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LOS ANGELES-Experts attending RealShare’s Real Estate 2007 conference at the Los Angeles Convention Center yesterday said that many of the hottest markets to watch aren’t found locally. With an average of $4 chasing every $1 worth of Southern California property, many investors are looking for opportunities well outside of the Golden State.

More than 1,000 real estate experts attended the event. The RealShare Conference Series is produced by Real Estate Media, which publishes GlobeSt.com, Real Estate Forum and Real Estate Southern California magazines.

Though most experts remain bullish on Southern California’s market, many panelists expressed concern for what the national economy, regional housing slump and lack of land mean for commercial real estate investing.

“The worry with the US economy is whether or not the housing downturn will lead to a diminishment in people’s perception of their wealth,” said Michael Pralle, keynote speaker and president and CEO of GE Real Estate. “This would impact spending, primarily retail asset prices first.”

Christopher Thornberg, principal at Beacon Economics and an economic outlook panel participant, saw the economy’s recent state as an explanation for why investor money is not only leaving California, but oftentimes the country as well.

“This has not been a fundamentally healthy economy in the last three years,” he said. “As home prices continue to fall throughout 2007 [they] will ultimately catch up to consumers…and our economy as a whole will have to balance its books. We’re a nation on a spending binge, which must come to an end. All this is pointing to an economic slowdown, which has put the [Federal Reserve] between a rock and a hard place.”

Though there was some discrepancy about just how much the housing slump and subprime mess will affect the economy and market on all levels, most panelists agreed that much of the excess capital that once graced the Southland is now overstate and overseas.

“A lot of California investors are looking [to places beyond the state] for stable, low-risk environments,” said Mike Kamm, CEO of NAI BT Commercial and a participant in the deal flow and velocity panel. “When things cool off in a market like Los Angeles, it tends to affect the periphery and international markets a lot. Two especially hot markets right now are Edmonton and Calgary.”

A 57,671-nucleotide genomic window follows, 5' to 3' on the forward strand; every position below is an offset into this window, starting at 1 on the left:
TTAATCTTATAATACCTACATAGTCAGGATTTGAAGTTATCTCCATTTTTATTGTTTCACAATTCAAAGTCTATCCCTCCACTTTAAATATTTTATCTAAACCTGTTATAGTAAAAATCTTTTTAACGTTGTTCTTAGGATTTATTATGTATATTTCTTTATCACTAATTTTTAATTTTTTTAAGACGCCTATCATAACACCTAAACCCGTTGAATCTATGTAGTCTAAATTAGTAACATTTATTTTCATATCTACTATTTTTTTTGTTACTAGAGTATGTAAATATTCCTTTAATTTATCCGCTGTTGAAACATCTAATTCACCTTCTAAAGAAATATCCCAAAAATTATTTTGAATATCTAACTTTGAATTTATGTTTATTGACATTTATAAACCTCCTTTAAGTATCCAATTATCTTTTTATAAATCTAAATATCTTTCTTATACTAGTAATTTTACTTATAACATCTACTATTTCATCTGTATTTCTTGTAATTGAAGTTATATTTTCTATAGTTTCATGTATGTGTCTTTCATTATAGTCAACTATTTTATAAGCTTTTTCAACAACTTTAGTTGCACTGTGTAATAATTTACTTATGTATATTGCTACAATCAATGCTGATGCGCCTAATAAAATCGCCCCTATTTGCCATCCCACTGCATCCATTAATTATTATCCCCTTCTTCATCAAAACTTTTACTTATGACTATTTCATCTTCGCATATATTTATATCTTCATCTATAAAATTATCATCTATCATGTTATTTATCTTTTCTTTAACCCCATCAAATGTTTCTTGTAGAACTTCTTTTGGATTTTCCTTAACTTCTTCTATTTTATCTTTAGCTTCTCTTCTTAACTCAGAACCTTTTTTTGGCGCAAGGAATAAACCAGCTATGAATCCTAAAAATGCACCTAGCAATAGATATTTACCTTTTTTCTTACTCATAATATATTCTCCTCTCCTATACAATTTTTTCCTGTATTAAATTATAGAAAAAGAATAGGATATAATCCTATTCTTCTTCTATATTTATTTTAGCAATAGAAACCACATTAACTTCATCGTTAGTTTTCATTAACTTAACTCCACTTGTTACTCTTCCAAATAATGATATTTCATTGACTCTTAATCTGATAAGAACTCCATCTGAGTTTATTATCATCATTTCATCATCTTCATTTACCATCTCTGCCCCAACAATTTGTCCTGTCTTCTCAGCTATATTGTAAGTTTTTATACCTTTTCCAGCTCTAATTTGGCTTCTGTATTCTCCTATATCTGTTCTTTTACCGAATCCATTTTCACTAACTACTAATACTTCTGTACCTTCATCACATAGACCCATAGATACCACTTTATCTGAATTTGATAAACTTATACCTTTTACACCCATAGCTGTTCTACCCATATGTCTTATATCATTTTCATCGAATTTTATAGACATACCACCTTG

Aside from Canada, investors are also turning toward Asia, Germany, France, India, Mexico and parts of South America, citing incentives such as population growth, additional diversification and value opportunities.

“Global macroeconomic fundamentals are pretty good right now, as real estate has become a mainstream asset class for investments and now drives a huge inflow of liquidity,” Pralle said. “The most attractive real estate investment place today is probably Japan. Prices are not at all-time highs–land prices are going up gradually and nowhere near cyclical peaks–and interest rates are also very, very low in Japan.”

Ironically, just as U.S. investors seek opportunities elsewhere, foreign investors are pouring money into American investments–despite the dollar’s fluctuating value.

“We are critically dependent on foreign asset markets,” Thornberg noted. “Lots of assets are being held by foreigners, like mortgage-backed securities and mortgage-backed bonds, and these assets are going to take a hit” due to subprime lending.

Panelists estimated that foreign investors make up 7% of America’s entire capital stock; they predict this number will grow as America enters into an investment wave from Ireland, the Pacific Rim and Australia.

Economists such as Dr. Raphael Bostic of the USC Lusk Center also cautioned that events that are politic-, terrorist- or resource-driven may not only cause problems for foreign market investors, but for the US economy as well.

“We’ve become so heavily dependent on resources and energy sources like oil that if things happen in China and the Middle East they can then ripple through our economy,” he said. “This would cause a major loss of control.”

Other panels at the event included topics such as office and industrial leasing, investments and developments; the convergence of retail and mixed use; alternative investments; investment market exit strategies; creative debt and equity structures; and what’s driving apartment and condo deals.

Additional highlights included the presentation of a Lifetime Achievement Award to Don Koll of Newport Beach-based the Koll Co. and also opening remarks by Real Estate Media group publisher and editorial director Michael Desiato.

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